I leaned over him, terrified. He popped one eye wide.
"That was a close one. Prop me up. I scared Rattigan so, she ran." He babbled on. "It was only fitting. After all, I'm Fagin, Marley, Scrooge, Hamlet, Quickly. Someone like me had to be curious and try to figure out what year she lived in, or if she ever existed at all. The older I got, the more jealous I became of the gain and loss of Constance. I waited too long over the years, just as Hamlet waited too long to slay the foul fiend who killed his father's ghost! Ophelia and Caesar begged for slaughter. The memory of Constance summoned bull stampedes. So when I turned ninety all my voices raved for revenge. Like a damn fool I sent her the Book of the Dead. So it must be that Constance ran from my madness.
"Call an ambulance," Mr. Metaphor added. "I've got two broken tibias and a herniated groin. Did you write all that down?"
"Don't wait! Write it. An hour from now I'll be in Valhalla harassing the statues. Where's my bed?"
I put him to bed.
"Slow down," I said. "That Book of the Dead, you say you sent that to Constance?"
"There was a half-ass semi-garage sale of actors' junk at the Film Ladies' League last month. I got some Fairbanks photos and a Crosby song sheet, and there, by God, was Rattigan's thrown-away phonebook stuffed with all her cat-litter-box lovers. My God, I was the snake in the garden. Grabbed onto damnation for a dime, eyed the lists, drank the poison. Why not give Rattigan bad dreams? Tracked her down, dropped the Dead Book, ran. Did it scare the stuffings out of her?"
"Oh, my God, it did." I stared into Mr. Quickly's grinning face. "Then you didn't have anything to do with that poor old soul lost on Mount Lowe?"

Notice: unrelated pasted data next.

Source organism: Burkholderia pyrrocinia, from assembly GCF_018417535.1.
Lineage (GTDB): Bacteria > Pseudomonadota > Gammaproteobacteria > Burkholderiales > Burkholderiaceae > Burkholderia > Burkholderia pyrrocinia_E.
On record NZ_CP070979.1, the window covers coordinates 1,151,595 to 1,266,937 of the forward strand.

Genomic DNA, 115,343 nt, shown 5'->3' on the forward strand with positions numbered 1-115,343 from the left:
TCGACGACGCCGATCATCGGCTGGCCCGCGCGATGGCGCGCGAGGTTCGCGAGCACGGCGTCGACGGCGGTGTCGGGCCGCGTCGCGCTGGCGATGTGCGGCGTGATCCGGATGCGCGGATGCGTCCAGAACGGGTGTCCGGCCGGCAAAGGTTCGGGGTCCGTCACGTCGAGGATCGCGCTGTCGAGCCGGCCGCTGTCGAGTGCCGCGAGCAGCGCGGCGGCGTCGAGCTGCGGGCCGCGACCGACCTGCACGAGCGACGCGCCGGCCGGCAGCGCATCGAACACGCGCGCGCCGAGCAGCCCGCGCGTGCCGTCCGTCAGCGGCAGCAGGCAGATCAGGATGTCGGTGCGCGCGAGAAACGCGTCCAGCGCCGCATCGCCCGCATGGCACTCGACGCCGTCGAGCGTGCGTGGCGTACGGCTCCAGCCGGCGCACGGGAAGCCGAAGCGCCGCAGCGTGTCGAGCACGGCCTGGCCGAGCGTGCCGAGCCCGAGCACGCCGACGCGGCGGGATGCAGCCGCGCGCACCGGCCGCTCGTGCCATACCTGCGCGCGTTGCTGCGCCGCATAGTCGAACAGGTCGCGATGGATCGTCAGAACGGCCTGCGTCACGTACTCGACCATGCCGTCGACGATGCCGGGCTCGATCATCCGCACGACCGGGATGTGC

"Constance's first sucker? That stupid old guy is dead?"
"Newspapers killed him."
"Critics do that."
"No. Tons of old Tribunes fell on him."
"One way or the other, they kill."
"And you didn't harass Queen Califia?"
"That old Noah's Ark, two of every kind of lie in her. High/low, hot/cold. Camel dung and horse puckies. She told Constance where to go and she went. She dead, too?"
"I didn't trip her."
"Then there was the priest…"
"Her brother? Same mistake. Califia told her where to go. But he, my God, told her to go to hell. So Constance went. What killed him? God, everyone's dead!"
"She yelled at him. Or I think it was she." "You know what she yelled?"
"Middle of the night, last night, I heard voices, thought I was dreaming. That voice, it had to be her. Maybe what she yelled at that poor damn priest, she yelled at me. Wanna hear?"
"Oh, yeah. She yelled, 'How do I get back, where's the next place, how do I get back?'"
"Get back to where?"
There was a quick spin of thought behind Quickly's eyelids. He snorted.
"Her brother told her where to go and she went. And at last she said, 'I'm lost, show me the way.' Constance wants to be found. That it?"
"Yes. No. God, I don't know."
"Neither does she. Maybe that's why she yelled. But my house is built of bricks. It never fell."
"Her old husband, Califia, her brother?"
"It's a long story."
"And you have miles to go before you sleep?"
"Don't wind up like this old mad hen that lays eggs any color you place me on. Red scarf. Red eggs. Blue rug. Blue. Purple camisole. Purple. That's me. Notice the plaid sheet here?"
It was all white and I told him so.
"You got bad eyes." He surveyed me. "You sure talk a lot. I'm pooped. Bye." And he slammed his eyes shut. "Sir," I said.
"I'm busy," he murmured. "What's my name?" "Fagin, Othello, Lear, O'Casey, Booth, Scrooge." "Oh, yeah." And then he snored.